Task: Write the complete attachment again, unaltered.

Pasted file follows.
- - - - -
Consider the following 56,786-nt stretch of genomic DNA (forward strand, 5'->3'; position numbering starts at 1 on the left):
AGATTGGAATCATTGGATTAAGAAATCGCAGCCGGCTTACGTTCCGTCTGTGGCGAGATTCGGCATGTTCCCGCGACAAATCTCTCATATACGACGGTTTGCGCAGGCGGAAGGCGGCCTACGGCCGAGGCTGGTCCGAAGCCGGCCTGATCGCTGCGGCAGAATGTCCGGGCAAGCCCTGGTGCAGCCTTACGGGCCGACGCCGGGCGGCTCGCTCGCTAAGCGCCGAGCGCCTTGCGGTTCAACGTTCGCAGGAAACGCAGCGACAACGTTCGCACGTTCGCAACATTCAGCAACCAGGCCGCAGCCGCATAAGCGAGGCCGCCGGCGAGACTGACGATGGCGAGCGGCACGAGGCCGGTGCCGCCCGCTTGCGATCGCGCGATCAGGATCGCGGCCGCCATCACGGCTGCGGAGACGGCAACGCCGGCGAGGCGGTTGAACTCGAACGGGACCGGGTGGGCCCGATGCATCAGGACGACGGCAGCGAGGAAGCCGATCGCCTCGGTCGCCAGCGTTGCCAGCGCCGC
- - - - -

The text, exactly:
Consider the following 56,786-nt stretch of genomic DNA (forward strand, 5'->3'; position numbering starts at 1 on the left):
AGATTGGAATCATTGGATTAAGAAATCGCAGCCGGCTTACGTTCCGTCTGTGGCGAGATTCGGCATGTTCCCGCGACAAATCTCTCATATACGACGGTTTGCGCAGGCGGAAGGCGGCCTACGGCCGAGGCTGGTCCGAAGCCGGCCTGATCGCTGCGGCAGAATGTCCGGGCAAGCCCTGGTGCAGCCTTACGGGCCGACGCCGGGCGGCTCGCTCGCTAAGCGCCGAGCGCCTTGCGGTTCAACGTTCGCAGGAAACGCAGCGACAACGTTCGCACGTTCGCAACATTCAGCAACCAGGCCGCAGCCGCATAAGCGAGGCCGCCGGCGAGACTGACGATGGCGAGCGGCACGAGGCCGGTGCCGCCCGCTTGCGATCGCGCGATCAGGATCGCGGCCGCCATCACGGCTGCGGAGACGGCAACGCCGGCGAGGCGGTTGAACTCGAACGGGACCGGGTGGGCCCGATGCATCAGGACGACGGCAGCGAGGAAGCCGATCGCCTCGGTCGCCAGCGTTGCCAGCGCCGC